The great social reformer, educationist, philosopher and writer, Ishwar Chandra Vidyasagar passed away on July 29, 1891.
Born in a small village in West Bengal, Ishwar Chandra was sent to Calcutta at the age of six. His keenness to study and gain knowledge was so great that he used to study under the streetlight as he couldn’t afford a gas lamp. He won several scholarships, which helped him to pursue higher studies. He studied Sanskrit Grammar, Literature, Vedanta, Smruti and Astronomy at the Sanskrit College in Calcutta and after gaining high proficiency in Sanskrit became a Sanskrit scholar. He cleared his law examination in 1839.
Owing to his vast knowledge on so many subjects, Ishwar Chandra was given the title of Vidyasagar which means ‘the ocean of learning’. He was also known as ‘Daya-r Sagar’ or ‘Karunar Sagar’, which means ‘ocean of kindness’, because of his generosity and charity.
His career spans his lectureship at Fort William College for some years and then later the Sanskrit College, which he initially joined as a lecturer and went on to become the principal. During his tenure as the principal, the college saw a number of reforms. He wrote a book on the grammar rules of Sanskrit, which is followed even today. He revised many Bengali letters and paved the way for Bengali prose. He wrote many books that are now a part of the Bengali literature and read by all.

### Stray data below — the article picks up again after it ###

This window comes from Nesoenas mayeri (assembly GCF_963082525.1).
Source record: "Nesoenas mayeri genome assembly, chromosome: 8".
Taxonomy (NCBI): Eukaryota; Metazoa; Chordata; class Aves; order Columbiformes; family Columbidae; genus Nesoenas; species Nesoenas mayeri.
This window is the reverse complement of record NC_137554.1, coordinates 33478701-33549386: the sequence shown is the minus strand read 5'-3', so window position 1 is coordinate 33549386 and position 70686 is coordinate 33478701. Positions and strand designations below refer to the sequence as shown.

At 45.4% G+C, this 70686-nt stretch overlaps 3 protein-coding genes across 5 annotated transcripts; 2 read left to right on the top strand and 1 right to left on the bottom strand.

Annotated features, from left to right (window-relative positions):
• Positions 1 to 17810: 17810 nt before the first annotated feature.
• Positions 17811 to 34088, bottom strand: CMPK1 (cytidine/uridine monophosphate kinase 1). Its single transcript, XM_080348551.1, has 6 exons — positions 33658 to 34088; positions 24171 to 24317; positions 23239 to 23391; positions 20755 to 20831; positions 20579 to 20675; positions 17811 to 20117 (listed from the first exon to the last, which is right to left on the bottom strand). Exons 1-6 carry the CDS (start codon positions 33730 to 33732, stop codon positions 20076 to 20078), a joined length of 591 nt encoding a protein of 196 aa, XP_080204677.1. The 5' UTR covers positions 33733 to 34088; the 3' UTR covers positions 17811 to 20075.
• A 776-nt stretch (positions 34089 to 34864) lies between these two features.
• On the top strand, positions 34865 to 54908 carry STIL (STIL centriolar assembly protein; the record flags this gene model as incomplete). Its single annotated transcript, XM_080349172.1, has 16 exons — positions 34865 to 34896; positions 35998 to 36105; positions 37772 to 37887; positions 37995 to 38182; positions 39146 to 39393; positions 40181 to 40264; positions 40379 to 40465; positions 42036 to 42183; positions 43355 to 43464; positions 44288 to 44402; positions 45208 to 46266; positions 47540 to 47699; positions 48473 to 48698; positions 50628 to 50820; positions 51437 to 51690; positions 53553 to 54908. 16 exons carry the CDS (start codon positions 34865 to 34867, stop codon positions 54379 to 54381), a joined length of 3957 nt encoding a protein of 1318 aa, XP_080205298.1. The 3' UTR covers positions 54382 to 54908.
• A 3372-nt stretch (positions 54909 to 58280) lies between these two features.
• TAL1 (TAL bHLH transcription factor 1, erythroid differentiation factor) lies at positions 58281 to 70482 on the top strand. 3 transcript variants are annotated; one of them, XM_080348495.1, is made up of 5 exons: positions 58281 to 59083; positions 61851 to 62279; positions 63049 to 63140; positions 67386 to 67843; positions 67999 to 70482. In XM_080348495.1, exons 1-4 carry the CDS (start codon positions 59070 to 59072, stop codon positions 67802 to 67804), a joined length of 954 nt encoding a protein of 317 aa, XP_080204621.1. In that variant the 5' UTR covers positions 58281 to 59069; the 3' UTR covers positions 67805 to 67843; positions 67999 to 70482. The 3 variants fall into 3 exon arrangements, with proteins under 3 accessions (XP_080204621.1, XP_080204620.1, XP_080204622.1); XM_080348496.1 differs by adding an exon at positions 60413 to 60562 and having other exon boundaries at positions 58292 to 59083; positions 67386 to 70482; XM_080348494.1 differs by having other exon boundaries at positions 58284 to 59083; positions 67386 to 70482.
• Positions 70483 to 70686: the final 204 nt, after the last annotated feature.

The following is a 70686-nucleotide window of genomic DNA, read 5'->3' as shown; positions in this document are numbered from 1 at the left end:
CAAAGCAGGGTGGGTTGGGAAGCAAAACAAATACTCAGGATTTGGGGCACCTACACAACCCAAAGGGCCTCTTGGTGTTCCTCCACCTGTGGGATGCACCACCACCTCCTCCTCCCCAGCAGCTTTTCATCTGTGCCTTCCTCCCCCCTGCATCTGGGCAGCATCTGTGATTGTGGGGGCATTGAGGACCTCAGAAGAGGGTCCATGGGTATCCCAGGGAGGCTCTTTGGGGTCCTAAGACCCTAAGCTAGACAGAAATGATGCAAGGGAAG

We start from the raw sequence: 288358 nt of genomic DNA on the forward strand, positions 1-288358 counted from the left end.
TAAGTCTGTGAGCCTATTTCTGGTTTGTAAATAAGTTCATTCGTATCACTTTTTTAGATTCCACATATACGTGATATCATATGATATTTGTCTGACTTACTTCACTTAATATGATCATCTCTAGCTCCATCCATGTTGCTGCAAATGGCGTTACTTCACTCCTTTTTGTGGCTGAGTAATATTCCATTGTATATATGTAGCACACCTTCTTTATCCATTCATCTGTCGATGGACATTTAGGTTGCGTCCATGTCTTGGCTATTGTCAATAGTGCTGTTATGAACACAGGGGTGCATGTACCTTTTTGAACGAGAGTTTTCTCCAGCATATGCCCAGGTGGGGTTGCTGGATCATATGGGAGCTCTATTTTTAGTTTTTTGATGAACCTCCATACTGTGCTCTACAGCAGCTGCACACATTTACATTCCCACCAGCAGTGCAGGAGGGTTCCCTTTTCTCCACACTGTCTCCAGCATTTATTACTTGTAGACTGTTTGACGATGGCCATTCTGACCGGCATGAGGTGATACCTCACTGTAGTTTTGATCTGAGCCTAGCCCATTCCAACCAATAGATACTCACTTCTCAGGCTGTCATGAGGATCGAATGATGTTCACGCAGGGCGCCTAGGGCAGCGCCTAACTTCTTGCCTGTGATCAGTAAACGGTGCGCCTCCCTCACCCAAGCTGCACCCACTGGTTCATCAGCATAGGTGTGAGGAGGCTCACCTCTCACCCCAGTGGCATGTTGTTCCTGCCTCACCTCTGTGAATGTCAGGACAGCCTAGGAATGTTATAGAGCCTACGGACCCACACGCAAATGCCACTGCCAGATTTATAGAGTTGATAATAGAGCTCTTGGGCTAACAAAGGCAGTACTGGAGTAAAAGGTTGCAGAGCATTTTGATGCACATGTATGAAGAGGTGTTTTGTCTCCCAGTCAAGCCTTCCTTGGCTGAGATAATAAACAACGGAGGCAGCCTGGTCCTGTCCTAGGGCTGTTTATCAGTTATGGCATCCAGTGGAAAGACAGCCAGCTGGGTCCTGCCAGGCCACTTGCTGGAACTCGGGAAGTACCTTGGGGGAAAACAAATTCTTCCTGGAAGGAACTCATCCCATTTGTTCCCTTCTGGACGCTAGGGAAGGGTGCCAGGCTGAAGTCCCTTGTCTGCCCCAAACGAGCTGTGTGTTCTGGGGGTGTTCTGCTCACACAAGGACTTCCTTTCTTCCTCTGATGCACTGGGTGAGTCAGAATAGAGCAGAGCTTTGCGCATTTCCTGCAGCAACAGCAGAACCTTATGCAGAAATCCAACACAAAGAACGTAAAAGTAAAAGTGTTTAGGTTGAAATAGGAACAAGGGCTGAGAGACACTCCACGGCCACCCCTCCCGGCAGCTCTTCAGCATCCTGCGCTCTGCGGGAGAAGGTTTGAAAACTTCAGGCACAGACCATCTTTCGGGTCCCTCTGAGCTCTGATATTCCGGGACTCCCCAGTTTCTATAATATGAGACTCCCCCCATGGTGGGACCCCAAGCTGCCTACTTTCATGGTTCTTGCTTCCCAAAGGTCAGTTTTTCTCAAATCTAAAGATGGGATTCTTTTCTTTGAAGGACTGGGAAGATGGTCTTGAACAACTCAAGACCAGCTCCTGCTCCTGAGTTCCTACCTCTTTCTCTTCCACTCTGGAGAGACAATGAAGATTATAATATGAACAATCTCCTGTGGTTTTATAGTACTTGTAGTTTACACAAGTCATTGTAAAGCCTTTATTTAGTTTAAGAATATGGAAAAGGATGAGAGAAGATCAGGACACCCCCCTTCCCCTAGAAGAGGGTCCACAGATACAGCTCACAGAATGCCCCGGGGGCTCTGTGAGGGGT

While he was a special inspector of schools, he travelled far and wide to the Bengali villages. Saddened by the state of education, especially of girls, he opened thirty schools especially for them. He believed education could liberate his fellowmen from the clutches of blind practices and superstitions prevalent then. He firmly believed in equal education for everyone, irrespective of caste, creed, religion or gender. He gave admission to lower caste men in his Sanskrit college, which was meant for upper class only.
He protested vehemently against child marriage and was a firm believer of widow remarriage. His constant efforts towards these issues convinced the British government to pass the Hindu Widows Remarriage Act in 1856. He also strongly protested against polygamy, a practice prevalent among the high caste rich men.
He was also known for his humility and generosity, which earned him a lot of respect and love across India.
He passéd away in 1891, at the age of seventy. His house was sold by his son to the Mallick family of Kolkata after his death. The Bengali Association later purchased it and is now maintaining it in its original form. The home to the great reformist now has a girl’s school and a free homoeopathic clinic – an apt tribute to one of the greatest man of all times.
Text by Tasneem Dhinojwala